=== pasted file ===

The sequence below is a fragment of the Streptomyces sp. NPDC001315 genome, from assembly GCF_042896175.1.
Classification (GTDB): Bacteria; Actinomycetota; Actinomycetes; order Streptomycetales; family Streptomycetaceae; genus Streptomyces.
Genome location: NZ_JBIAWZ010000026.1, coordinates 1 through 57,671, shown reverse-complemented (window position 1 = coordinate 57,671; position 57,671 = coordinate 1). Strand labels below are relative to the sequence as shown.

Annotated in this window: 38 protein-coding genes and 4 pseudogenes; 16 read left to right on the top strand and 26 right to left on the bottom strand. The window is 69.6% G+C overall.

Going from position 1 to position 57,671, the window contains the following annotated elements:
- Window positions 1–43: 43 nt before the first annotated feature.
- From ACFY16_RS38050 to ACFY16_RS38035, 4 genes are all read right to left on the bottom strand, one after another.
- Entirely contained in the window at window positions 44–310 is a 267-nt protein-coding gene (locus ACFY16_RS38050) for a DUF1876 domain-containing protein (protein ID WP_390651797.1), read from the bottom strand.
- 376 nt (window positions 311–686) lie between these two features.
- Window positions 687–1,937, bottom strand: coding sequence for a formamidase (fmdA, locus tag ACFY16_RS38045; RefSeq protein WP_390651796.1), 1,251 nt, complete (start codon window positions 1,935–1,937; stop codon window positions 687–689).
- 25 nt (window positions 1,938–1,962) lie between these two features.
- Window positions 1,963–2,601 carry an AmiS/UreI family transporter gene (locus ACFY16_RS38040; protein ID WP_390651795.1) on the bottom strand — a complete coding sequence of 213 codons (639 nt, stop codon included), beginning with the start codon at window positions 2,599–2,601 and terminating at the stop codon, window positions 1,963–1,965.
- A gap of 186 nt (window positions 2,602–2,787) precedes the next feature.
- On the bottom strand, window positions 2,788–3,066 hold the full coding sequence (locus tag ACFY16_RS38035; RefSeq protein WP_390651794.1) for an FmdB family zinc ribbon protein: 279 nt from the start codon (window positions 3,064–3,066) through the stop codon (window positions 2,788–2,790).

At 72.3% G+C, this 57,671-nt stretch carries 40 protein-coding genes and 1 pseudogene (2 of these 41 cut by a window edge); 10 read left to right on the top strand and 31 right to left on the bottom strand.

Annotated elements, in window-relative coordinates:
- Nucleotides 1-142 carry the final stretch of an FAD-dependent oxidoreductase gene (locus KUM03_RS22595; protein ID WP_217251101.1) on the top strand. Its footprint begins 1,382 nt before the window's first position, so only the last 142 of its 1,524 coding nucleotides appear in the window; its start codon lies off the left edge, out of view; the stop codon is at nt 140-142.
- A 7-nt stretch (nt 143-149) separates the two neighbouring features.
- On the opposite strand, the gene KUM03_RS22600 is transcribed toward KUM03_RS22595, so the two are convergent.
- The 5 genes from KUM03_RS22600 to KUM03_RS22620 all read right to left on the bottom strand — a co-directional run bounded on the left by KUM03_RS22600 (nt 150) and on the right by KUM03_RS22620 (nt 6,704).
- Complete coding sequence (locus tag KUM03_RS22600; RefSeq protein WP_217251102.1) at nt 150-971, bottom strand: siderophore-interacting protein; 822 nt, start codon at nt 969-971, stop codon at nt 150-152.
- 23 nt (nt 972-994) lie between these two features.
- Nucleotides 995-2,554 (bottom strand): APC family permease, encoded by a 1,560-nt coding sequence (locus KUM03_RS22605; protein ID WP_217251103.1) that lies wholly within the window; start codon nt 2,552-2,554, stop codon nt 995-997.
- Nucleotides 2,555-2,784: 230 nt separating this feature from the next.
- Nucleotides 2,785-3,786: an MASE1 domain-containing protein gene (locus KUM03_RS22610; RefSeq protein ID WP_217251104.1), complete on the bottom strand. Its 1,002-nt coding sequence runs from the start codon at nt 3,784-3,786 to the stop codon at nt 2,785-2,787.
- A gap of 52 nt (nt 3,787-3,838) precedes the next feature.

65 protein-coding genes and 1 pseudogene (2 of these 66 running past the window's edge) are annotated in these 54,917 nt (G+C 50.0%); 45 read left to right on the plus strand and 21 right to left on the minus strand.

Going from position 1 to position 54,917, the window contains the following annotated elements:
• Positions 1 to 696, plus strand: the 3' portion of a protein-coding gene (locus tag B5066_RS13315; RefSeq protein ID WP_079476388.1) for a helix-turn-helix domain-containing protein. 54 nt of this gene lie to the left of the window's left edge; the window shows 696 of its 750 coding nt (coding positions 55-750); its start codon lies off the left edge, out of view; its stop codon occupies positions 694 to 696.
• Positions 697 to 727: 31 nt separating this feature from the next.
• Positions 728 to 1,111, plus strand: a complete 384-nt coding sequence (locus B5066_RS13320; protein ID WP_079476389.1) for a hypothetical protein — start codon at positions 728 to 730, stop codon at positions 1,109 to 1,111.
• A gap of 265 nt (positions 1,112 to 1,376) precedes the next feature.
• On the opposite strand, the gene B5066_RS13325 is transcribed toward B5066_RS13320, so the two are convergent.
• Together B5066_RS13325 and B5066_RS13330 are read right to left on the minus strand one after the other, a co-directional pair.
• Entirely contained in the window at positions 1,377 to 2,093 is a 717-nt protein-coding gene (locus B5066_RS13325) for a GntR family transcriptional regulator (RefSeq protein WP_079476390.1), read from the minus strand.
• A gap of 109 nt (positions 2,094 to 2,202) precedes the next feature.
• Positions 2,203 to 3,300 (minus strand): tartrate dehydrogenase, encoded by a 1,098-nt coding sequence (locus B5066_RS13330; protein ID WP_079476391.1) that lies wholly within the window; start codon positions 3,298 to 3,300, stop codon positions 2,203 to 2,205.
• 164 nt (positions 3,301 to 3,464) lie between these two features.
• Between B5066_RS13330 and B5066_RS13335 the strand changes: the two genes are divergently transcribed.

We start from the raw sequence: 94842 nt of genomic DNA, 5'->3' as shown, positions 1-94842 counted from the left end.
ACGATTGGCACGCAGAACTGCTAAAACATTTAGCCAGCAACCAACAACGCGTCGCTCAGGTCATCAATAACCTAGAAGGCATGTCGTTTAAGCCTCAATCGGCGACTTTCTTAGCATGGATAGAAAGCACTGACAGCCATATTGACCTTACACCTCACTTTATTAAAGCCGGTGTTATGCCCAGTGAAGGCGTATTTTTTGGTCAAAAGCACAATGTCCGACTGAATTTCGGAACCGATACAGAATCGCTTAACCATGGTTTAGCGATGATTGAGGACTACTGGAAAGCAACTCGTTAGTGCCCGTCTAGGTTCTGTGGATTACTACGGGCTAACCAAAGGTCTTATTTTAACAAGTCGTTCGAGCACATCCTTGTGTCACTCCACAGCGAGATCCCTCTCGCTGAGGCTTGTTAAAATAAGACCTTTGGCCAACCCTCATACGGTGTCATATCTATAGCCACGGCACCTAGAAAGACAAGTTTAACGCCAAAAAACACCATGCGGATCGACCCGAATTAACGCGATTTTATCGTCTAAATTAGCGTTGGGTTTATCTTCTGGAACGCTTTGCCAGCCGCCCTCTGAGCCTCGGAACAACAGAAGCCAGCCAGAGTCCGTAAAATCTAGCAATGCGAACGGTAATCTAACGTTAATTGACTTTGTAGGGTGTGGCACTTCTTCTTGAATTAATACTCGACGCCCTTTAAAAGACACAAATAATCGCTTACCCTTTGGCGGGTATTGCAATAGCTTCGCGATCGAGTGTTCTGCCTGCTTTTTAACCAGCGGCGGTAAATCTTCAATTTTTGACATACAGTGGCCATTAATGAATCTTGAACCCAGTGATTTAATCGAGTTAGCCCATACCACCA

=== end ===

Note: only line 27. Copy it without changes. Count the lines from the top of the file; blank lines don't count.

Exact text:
65 protein-coding genes and 1 pseudogene (2 of these 66 running past the window's edge) are annotated in these 54,917 nt (G+C 50.0%); 45 read left to right on the plus strand and 21 right to left on the minus strand.